MASSIVE new oil reserve discovered

News broke today of the discovery of an oil field that contains more oil than has ever yet been found on Earth.

The problem is that it’s not on Earth. But it’s sort in the neighborhood…

According the European Space Agency:

“Saturn’s orange moon Titan has hundreds of times more liquid hydrocarbons than all the known oil and natural gas reserves on Earth, according to new Cassini data. The hydrocarbons rain from the sky, collecting in vast deposits that form lakes and dunes.
 
The new findings from the study led by Ralph Lorenz, Cassini radar team member from the Johns Hopkins University Applied Physics Laboratory, USA, are reported in the 29 January 2008 issue of the Geophysical Research Letters.

‘Titan is just covered in carbon-bearing material—it’s a giant factory of organic chemicals,’ said Lorenz. ‘This vast carbon inventory is an important window into the geology and climate history of Titan.’ “

Stupid law of gravity. Drat. If we could just repeal it for a few years, we’d have more than enough oil for the future.

Read the rest here.

Author: Nick Knisely

Episcopal bishop, dad, astronomer, erstwhile dancer...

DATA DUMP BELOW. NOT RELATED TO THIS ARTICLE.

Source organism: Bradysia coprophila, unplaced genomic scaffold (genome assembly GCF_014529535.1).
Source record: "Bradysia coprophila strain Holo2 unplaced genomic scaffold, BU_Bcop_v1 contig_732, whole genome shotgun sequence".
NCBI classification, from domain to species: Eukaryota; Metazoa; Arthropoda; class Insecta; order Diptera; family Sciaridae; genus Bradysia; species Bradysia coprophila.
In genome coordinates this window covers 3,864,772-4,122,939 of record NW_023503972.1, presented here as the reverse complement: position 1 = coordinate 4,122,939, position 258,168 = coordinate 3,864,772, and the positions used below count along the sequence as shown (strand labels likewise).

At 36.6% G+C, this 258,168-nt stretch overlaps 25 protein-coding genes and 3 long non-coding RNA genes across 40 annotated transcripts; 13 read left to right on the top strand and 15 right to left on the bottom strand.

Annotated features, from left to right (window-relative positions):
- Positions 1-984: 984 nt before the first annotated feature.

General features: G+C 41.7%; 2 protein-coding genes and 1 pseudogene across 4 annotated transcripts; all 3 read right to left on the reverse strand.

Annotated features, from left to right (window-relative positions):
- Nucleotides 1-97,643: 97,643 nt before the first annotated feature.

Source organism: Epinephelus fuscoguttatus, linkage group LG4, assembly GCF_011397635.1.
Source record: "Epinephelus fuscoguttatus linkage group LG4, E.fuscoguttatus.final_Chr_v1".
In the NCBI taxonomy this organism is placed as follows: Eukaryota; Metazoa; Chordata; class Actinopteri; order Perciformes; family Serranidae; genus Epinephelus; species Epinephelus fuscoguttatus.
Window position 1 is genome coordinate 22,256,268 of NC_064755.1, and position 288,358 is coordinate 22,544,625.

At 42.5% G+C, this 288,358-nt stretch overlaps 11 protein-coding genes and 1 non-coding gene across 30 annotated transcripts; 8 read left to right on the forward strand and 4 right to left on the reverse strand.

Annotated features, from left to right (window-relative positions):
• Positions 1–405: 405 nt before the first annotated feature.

6 thoughts on “MASSIVE new oil reserve discovered”

  1. Except for that whole global warming thing. Start pumping millions of tons of extra-planetary carbon into the atmosphere and the problem is much bigger than it is today.

  2. Hey – I’ll be if we figure out the technology to transport the ocean of hydrocarbons on the surface of Titan back to Terra, the issue of cleanly burning them will be easily tractable.
    Grin.
    (Of course you’re right – thinking about getting our present energy needs supplied so that we can continue in a fossil fuel based energy economy is to continue to live in denial of the enormous environmental costs it brings.)

  3. Gravity? Not a problem at all! Once you break out of Titan’s and Saturn’s gravity wells, it’s an easy coast “downhill” (sunward).
    The details of breaking out, and of deceleration for landing on Earth without burning up the hydrocarbons during atmospheric entry, are left as an exercise for the reader.

  4. Something I just thought of: The hydrocarbons may be more valuable as feedstocks for local chemical plants than as fuel. Transporting the finished products earthward might someday be cost-effective, at least more so than doing so with the hydrocarbons themselves.

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